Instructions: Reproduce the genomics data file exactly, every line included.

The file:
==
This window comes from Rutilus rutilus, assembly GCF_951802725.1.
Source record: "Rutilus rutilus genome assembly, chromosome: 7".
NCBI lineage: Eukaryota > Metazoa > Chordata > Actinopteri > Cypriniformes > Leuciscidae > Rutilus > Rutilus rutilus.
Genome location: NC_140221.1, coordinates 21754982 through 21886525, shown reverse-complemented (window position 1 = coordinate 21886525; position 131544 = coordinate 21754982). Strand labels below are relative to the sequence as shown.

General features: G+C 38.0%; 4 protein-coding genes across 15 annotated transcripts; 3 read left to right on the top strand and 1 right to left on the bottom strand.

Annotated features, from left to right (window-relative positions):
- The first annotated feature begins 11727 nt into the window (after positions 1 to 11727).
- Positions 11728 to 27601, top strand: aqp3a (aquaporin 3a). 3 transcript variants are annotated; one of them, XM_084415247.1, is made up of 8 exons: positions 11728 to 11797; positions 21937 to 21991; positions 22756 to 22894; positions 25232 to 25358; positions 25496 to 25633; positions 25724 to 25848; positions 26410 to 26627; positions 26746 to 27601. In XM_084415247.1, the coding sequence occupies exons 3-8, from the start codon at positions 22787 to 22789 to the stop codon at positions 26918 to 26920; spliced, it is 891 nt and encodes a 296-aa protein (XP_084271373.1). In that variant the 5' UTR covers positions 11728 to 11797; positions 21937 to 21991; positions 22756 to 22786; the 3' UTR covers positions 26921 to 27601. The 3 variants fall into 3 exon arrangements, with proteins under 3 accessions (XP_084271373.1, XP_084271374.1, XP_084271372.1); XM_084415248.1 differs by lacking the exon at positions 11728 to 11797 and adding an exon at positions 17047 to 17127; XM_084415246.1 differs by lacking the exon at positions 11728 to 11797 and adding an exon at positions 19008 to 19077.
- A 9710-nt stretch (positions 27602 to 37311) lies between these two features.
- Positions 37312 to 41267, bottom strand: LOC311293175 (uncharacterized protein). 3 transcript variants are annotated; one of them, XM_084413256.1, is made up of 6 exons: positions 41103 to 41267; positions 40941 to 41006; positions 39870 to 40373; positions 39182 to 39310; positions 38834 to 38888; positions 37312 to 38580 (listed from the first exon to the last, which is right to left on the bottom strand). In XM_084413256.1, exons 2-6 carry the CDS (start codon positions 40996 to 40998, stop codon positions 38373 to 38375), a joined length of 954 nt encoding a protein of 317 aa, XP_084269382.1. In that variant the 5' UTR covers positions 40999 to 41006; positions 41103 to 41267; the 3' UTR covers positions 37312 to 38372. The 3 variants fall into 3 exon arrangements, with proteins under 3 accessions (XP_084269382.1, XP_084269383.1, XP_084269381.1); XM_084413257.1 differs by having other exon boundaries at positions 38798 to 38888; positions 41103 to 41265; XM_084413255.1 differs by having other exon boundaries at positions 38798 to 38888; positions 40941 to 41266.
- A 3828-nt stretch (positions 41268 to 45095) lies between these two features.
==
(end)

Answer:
This window comes from Rutilus rutilus, assembly GCF_951802725.1.
Source record: "Rutilus rutilus genome assembly, chromosome: 7".
NCBI lineage: Eukaryota > Metazoa > Chordata > Actinopteri > Cypriniformes > Leuciscidae > Rutilus > Rutilus rutilus.
Genome location: NC_140221.1, coordinates 21754982 through 21886525, shown reverse-complemented (window position 1 = coordinate 21886525; position 131544 = coordinate 21754982). Strand labels below are relative to the sequence as shown.

General features: G+C 38.0%; 4 protein-coding genes across 15 annotated transcripts; 3 read left to right on the top strand and 1 right to left on the bottom strand.

Annotated features, from left to right (window-relative positions):
- The first annotated feature begins 11727 nt into the window (after positions 1 to 11727).
- Positions 11728 to 27601, top strand: aqp3a (aquaporin 3a). 3 transcript variants are annotated; one of them, XM_084415247.1, is made up of 8 exons: positions 11728 to 11797; positions 21937 to 21991; positions 22756 to 22894; positions 25232 to 25358; positions 25496 to 25633; positions 25724 to 25848; positions 26410 to 26627; positions 26746 to 27601. In XM_084415247.1, the coding sequence occupies exons 3-8, from the start codon at positions 22787 to 22789 to the stop codon at positions 26918 to 26920; spliced, it is 891 nt and encodes a 296-aa protein (XP_084271373.1). In that variant the 5' UTR covers positions 11728 to 11797; positions 21937 to 21991; positions 22756 to 22786; the 3' UTR covers positions 26921 to 27601. The 3 variants fall into 3 exon arrangements, with proteins under 3 accessions (XP_084271373.1, XP_084271374.1, XP_084271372.1); XM_084415248.1 differs by lacking the exon at positions 11728 to 11797 and adding an exon at positions 17047 to 17127; XM_084415246.1 differs by lacking the exon at positions 11728 to 11797 and adding an exon at positions 19008 to 19077.
- A 9710-nt stretch (positions 27602 to 37311) lies between these two features.
- Positions 37312 to 41267, bottom strand: LOC311293175 (uncharacterized protein). 3 transcript variants are annotated; one of them, XM_084413256.1, is made up of 6 exons: positions 41103 to 41267; positions 40941 to 41006; positions 39870 to 40373; positions 39182 to 39310; positions 38834 to 38888; positions 37312 to 38580 (listed from the first exon to the last, which is right to left on the bottom strand). In XM_084413256.1, exons 2-6 carry the CDS (start codon positions 40996 to 40998, stop codon positions 38373 to 38375), a joined length of 954 nt encoding a protein of 317 aa, XP_084269382.1. In that variant the 5' UTR covers positions 40999 to 41006; positions 41103 to 41267; the 3' UTR covers positions 37312 to 38372. The 3 variants fall into 3 exon arrangements, with proteins under 3 accessions (XP_084269382.1, XP_084269383.1, XP_084269381.1); XM_084413257.1 differs by having other exon boundaries at positions 38798 to 38888; positions 41103 to 41265; XM_084413255.1 differs by having other exon boundaries at positions 38798 to 38888; positions 40941 to 41266.
- A 3828-nt stretch (positions 41268 to 45095) lies between these two features.